Scholars Explore Religion’s Role in International Relations

Author: Kevin Clarke

Daniel Philpott

From Cairo to Kabul to New York City, the events shaping our world are informed by the deeply held religious beliefs of contemporary history’s major protagonists. So why is the dynamic role of religion in world affairs still such a hard academic sell in political science and international relations programs around the country?

“I think if the field were to be proportioned according to what you see in headlines, religion would deserve a much larger place in the study of international relations,” says Daniel Philpott, who is associate professor of political science and peace studies at the University of Notre Dame and on the faculty of the Kroc Institute for International Peace Studies.

Philpott, co-author of the 2011 book God’s Century: Resurgent Religion and Global Politics, has devoted his academic career to studying the force of faith in propelling global events, what he calls a “cottage industry” within political science.

The subdiscipline did begin to draw more attention following the terrorist attacks of 9/11, he says, but it’s an arena of international relations that stubbornly resists the academic attention appropriate to its historic relevance.

And this lack of scholarly attention creates an interesting opportunity, Philpott believes.

Defining the Discipline

Daniel Philpott and Michael Desch at the International Relations and Religion Working Group meeting in fall 2011

“It’s exciting to be on a cutting edge of a field that people are only starting to pay attention to,” Philpott says. “We get to help define what the discipline is going to mean.”

A new initiative at Notre Dame promises to advance that process of definition: In 2010, with a $657,000 grant from the Andrew W. Mellon Foundation, the University’s College of Arts and Letters launched Religion Across the Disciplines, a multi-year, international project that brings faculty and graduate students together with other scholars from around the world to investigate the influence of religion in history, international relations, literature, music, and sociology—as well as the influence those fields have on religion itself.

Philpott, together with Department of Political Science Chair Michael Desch, has convened a working group that will reflect on religion and international relations. Participating scholars first gathered in August to assess the current state of this subdiscipline. In future meetings, they will focus on how religion can broaden our understanding of international relations and begin to map out a research agenda in religion and international relations.

At the end of the process, Philpott says, the working group will issue a white paper “outlining where the field has been and where it might go.”

In addition to Desch and Philpott, the working group includes Notre Dame assistant professors Ernesto Verdeja, Atalia Omer, and Sebastian Rosato, and graduate students Nilay Saiya and Kirstin Hasler. Joining these Notre Dame scholars are William Cavanaugh, DePaul University; Ron Hassner, University of California, Berkeley; Amaney Jamal, Princeton University; Timothy Shah, Boston University; Jack L. Snyder, Columbia University; and Monica D. Toft, Harvard University. Both Shah and Toft are co-authors with Philpott of God’s Century.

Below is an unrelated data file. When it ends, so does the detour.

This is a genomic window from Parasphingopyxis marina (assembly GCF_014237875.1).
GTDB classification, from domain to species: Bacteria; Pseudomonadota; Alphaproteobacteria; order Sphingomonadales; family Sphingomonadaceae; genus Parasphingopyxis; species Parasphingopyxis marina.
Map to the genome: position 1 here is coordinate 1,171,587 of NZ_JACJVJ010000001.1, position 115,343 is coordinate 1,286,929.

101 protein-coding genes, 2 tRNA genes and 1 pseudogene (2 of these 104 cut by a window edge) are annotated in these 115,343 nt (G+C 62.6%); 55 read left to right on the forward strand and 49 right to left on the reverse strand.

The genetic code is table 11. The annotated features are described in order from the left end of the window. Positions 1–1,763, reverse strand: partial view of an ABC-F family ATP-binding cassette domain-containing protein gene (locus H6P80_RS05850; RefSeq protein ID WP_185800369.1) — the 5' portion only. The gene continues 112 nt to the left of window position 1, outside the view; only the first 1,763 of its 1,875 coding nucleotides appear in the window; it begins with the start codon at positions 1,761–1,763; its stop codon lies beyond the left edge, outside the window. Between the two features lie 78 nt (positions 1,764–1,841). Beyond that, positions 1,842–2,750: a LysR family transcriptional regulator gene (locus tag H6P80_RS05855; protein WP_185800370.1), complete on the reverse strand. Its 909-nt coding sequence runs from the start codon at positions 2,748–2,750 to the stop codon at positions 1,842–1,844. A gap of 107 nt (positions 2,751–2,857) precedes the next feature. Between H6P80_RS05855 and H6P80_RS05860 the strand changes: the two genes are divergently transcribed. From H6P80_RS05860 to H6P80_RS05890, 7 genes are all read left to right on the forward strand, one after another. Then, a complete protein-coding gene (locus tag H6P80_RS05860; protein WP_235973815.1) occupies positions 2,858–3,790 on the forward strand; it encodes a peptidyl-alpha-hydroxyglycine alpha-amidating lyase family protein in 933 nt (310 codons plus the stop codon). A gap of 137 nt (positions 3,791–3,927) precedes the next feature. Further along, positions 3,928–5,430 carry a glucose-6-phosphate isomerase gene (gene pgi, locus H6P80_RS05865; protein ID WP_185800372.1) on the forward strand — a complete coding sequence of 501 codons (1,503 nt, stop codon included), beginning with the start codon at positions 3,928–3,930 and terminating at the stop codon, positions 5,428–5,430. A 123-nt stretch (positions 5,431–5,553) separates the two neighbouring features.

Playing a Pivotal Role

Nilay Saiya at the International Relations and Religion Working Group meeting in fall 2011

At an intellectually serious Catholic university such as Notre Dame, faith and its relevance do not have to be defended, Philpott says, which makes the University a “perfect site” to host this important dialogue.

This was also what drew Nilay Saiya to Notre Dame’s graduate program. Participating in the working group, he says, “has allowed me to build upon this solid educational foundation by giving me an opportunity to network with and learn from the foremost scholars in the field.”

Saiya has taken an active role in the project, keeping record of the working group’s discussions, drafting memos, and commenting on the white paper that will be published after the final meeting.

“My conversations with these individuals have enabled me to greatly strengthen my own work on religion, American foreign policy, and religious terrorism,” he says. “I expect that the connections I have made as part of this experience will last into the future as I enter academia and continue my research on topics related to religion and international relations.”

Collaborative efforts like Religion Across the Disciplines are important, Saiya says, because they provide an opportunity for specialists to come together in a series of organized meetings to take stock of the field and lay out the most important and interesting questions yet to be examined.

“Notre Dame aspires to be a center for the study of religion and how it penetrates the various academic disciplines that are part of this program,” Philpott says. “I think we can show real leadership on this kind of research, and the document we produce could be pivotal for the contemporary study of religion.”

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